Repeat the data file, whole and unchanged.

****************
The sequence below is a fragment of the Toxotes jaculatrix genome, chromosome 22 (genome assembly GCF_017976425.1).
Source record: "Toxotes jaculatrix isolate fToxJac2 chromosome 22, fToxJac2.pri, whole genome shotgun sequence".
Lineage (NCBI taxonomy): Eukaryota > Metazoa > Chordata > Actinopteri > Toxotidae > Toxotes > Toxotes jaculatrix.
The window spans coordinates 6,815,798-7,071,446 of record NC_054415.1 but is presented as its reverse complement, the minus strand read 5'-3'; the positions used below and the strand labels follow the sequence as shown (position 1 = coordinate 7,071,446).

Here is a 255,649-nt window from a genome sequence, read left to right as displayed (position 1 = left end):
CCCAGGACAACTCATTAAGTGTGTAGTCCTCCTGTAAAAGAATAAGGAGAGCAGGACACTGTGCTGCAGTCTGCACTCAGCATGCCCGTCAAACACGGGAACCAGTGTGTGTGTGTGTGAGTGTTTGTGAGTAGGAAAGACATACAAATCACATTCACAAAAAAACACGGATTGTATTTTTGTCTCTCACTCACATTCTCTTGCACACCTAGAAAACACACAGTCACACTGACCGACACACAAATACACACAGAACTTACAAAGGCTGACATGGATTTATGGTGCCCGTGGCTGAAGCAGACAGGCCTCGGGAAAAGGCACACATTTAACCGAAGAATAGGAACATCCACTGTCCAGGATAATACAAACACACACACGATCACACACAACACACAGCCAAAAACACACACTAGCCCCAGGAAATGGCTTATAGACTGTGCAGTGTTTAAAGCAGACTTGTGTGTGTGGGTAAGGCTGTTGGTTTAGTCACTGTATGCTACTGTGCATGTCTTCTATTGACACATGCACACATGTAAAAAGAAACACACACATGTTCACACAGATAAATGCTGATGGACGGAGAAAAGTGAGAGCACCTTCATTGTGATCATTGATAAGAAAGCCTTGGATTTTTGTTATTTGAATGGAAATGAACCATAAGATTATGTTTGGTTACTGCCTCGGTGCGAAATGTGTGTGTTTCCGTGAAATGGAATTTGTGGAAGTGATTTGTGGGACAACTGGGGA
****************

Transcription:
The sequence below is a fragment of the Toxotes jaculatrix genome, chromosome 22 (genome assembly GCF_017976425.1).
Source record: "Toxotes jaculatrix isolate fToxJac2 chromosome 22, fToxJac2.pri, whole genome shotgun sequence".
Lineage (NCBI taxonomy): Eukaryota > Metazoa > Chordata > Actinopteri > Toxotidae > Toxotes > Toxotes jaculatrix.
The window spans coordinates 6,815,798-7,071,446 of record NC_054415.1 but is presented as its reverse complement, the minus strand read 5'-3'; the positions used below and the strand labels follow the sequence as shown (position 1 = coordinate 7,071,446).

Here is a 255,649-nt window from a genome sequence, read left to right as displayed (position 1 = left end):
CCCAGGACAACTCATTAAGTGTGTAGTCCTCCTGTAAAAGAATAAGGAGAGCAGGACACTGTGCTGCAGTCTGCACTCAGCATGCCCGTCAAACACGGGAACCAGTGTGTGTGTGTGTGAGTGTTTGTGAGTAGGAAAGACATACAAATCACATTCACAAAAAAACACGGATTGTATTTTTGTCTCTCACTCACATTCTCTTGCACACCTAGAAAACACACAGTCACACTGACCGACACACAAATACACACAGAACTTACAAAGGCTGACATGGATTTATGGTGCCCGTGGCTGAAGCAGACAGGCCTCGGGAAAAGGCACACATTTAACCGAAGAATAGGAACATCCACTGTCCAGGATAATACAAACACACACACGATCACACACAACACACAGCCAAAAACACACACTAGCCCCAGGAAATGGCTTATAGACTGTGCAGTGTTTAAAGCAGACTTGTGTGTGTGGGTAAGGCTGTTGGTTTAGTCACTGTATGCTACTGTGCATGTCTTCTATTGACACATGCACACATGTAAAAAGAAACACACACATGTTCACACAGATAAATGCTGATGGACGGAGAAAAGTGAGAGCACCTTCATTGTGATCATTGATAAGAAAGCCTTGGATTTTTGTTATTTGAATGGAAATGAACCATAAGATTATGTTTGGTTACTGCCTCGGTGCGAAATGTGTGTGTTTCCGTGAAATGGAATTTGTGGAAGTGATTTGTGGGACAACTGGGGA